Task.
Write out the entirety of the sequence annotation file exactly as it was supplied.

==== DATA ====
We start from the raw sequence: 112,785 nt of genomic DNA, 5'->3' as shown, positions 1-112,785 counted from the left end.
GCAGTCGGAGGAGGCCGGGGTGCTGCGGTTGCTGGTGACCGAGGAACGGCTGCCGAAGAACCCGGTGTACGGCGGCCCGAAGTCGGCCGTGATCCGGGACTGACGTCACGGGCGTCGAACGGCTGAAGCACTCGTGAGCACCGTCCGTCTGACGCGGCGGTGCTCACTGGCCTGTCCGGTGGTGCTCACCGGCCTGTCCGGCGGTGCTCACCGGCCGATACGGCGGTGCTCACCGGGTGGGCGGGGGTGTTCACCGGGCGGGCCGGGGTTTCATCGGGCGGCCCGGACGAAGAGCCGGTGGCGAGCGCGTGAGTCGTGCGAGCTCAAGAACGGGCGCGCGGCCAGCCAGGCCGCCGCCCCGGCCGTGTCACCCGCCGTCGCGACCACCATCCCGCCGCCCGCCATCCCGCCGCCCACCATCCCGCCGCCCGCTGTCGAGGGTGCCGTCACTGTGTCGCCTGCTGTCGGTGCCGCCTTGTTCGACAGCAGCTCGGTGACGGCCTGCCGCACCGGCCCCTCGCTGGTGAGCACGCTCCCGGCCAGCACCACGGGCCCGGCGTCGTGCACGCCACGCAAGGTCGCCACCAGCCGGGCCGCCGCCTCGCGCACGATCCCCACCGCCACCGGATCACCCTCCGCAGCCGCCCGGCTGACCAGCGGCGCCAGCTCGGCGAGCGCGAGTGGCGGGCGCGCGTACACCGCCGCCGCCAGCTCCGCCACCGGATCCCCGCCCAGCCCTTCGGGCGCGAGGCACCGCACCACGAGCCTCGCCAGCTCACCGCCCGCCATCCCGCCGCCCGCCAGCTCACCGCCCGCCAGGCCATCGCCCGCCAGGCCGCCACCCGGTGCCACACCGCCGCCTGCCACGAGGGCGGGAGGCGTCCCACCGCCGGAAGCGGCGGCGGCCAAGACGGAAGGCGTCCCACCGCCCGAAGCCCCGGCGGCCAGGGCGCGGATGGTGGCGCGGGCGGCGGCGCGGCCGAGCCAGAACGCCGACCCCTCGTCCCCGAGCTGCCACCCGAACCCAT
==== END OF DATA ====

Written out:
We start from the raw sequence: 112,785 nt of genomic DNA, 5'->3' as shown, positions 1-112,785 counted from the left end.
GCAGTCGGAGGAGGCCGGGGTGCTGCGGTTGCTGGTGACCGAGGAACGGCTGCCGAAGAACCCGGTGTACGGCGGCCCGAAGTCGGCCGTGATCCGGGACTGACGTCACGGGCGTCGAACGGCTGAAGCACTCGTGAGCACCGTCCGTCTGACGCGGCGGTGCTCACTGGCCTGTCCGGTGGTGCTCACCGGCCTGTCCGGCGGTGCTCACCGGCCGATACGGCGGTGCTCACCGGGTGGGCGGGGGTGTTCACCGGGCGGGCCGGGGTTTCATCGGGCGGCCCGGACGAAGAGCCGGTGGCGAGCGCGTGAGTCGTGCGAGCTCAAGAACGGGCGCGCGGCCAGCCAGGCCGCCGCCCCGGCCGTGTCACCCGCCGTCGCGACCACCATCCCGCCGCCCGCCATCCCGCCGCCCACCATCCCGCCGCCCGCTGTCGAGGGTGCCGTCACTGTGTCGCCTGCTGTCGGTGCCGCCTTGTTCGACAGCAGCTCGGTGACGGCCTGCCGCACCGGCCCCTCGCTGGTGAGCACGCTCCCGGCCAGCACCACGGGCCCGGCGTCGTGCACGCCACGCAAGGTCGCCACCAGCCGGGCCGCCGCCTCGCGCACGATCCCCACCGCCACCGGATCACCCTCCGCAGCCGCCCGGCTGACCAGCGGCGCCAGCTCGGCGAGCGCGAGTGGCGGGCGCGCGTACACCGCCGCCGCCAGCTCCGCCACCGGATCCCCGCCCAGCCCTTCGGGCGCGAGGCACCGCACCACGAGCCTCGCCAGCTCACCGCCCGCCATCCCGCCGCCCGCCAGCTCACCGCCCGCCAGGCCATCGCCCGCCAGGCCGCCACCCGGTGCCACACCGCCGCCTGCCACGAGGGCGGGAGGCGTCCCACCGCCGGAAGCGGCGGCGGCCAAGACGGAAGGCGTCCCACCGCCCGAAGCCCCGGCGGCCAGGGCGCGGATGGTGGCGCGGGCGGCGGCGCGGCCGAGCCAGAACGCCGACCCCTCGTCCCCGAGCTGCCACCCGAACCCAT